When you visit the botanical gardens, they will look different depending on the time of year that you visit. There are different parts of the garden specifically designed to come alive during certain seasons, such as the Autumn Garden and the Bee Borders.

The Autumn garden, especially, is a great visit if you want something different to do when the seasons change. It displays plants that come to life with vivid colours during the Autumn months, much more than trees you might see in your everyday garden. You can see bright reds, yellows and oranges all contrasting by various plants, shrubs and trees specially selected from across the globe.

fritillaria at Cambridge University Botanical Garden

There Are Multiple Areas Of The Garden To Explore

The gardens aren’t just a quick walk, they can be an enjoyable afternoon, or even day out, for the whole family.

The full list of areas to explore include:

  • Autumn garden
  • Bee borders
  • Bog garden
  • British wild plants
  • Chronological bed
  • Cory lawn
  • Dry garden
  • Dry meadow
  • Fen display
  • Fountain
  • Gilbert carter woodland
  • Glasshouses
  • Grass maze
  • Herbaceous beds
  • Lake
  • Main Walk through woodlands
  • Mediterranean beds
  • New pinetum
  • Old pinetum
  • Rock gardens
  • Rose garden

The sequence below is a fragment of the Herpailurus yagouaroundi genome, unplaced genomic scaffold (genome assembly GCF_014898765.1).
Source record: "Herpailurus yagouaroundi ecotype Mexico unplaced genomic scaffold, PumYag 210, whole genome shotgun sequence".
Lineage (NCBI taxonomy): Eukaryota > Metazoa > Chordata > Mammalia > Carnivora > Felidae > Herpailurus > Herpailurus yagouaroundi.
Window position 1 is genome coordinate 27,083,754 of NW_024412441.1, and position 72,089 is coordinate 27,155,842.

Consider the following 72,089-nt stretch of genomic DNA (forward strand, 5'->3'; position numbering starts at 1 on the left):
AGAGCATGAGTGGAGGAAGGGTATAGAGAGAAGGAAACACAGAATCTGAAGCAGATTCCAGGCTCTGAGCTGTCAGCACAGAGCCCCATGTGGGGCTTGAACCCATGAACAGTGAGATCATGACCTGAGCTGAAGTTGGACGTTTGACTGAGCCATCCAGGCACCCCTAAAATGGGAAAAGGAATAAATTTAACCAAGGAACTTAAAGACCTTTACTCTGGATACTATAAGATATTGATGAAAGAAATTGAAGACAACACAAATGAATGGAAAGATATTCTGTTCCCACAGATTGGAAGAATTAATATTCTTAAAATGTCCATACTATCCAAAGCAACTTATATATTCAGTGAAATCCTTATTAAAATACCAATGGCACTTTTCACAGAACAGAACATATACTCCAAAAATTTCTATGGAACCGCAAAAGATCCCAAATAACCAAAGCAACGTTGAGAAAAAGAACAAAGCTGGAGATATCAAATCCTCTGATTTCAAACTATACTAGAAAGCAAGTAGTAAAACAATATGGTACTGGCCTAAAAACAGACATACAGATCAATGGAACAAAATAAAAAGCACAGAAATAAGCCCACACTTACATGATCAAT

• Scented garden
  • Schools garden
  • Stream garden
  • Systematic beds and rising path
  • Terrace garden
  • Understanding plants area
  • Winter garden
  • Woodland garden
  • Snowdrops

Obviously, not every area will be suitable all through the year but with so many different spaces, there really is a lot to see whenever you visit.

There’s Something For Indoor Plant Lovers Too

The indoor plant trend is well and truly here to stay, and there haven’t been more cheese plants seen in people’s houses since the 70’s! If you’re more of an indoor plant enthusiast and you like your planty decor then you might be interested to know that there is a lot to see at the botanical gardens, housed inside the gorgeous glass houses.

Fans of aroids will go wild for the tropical rainforests glass house with awesome weeping figs, coffee plants and giant monstera deliciousa taking centre stage. If you’re more of a succulent type, you’ll love the arid lands glasshouse containing all kinds of stunning cactus varieties, from colourful spined types, to tall blue beauties that would impress even the most amateur of cacti collectors.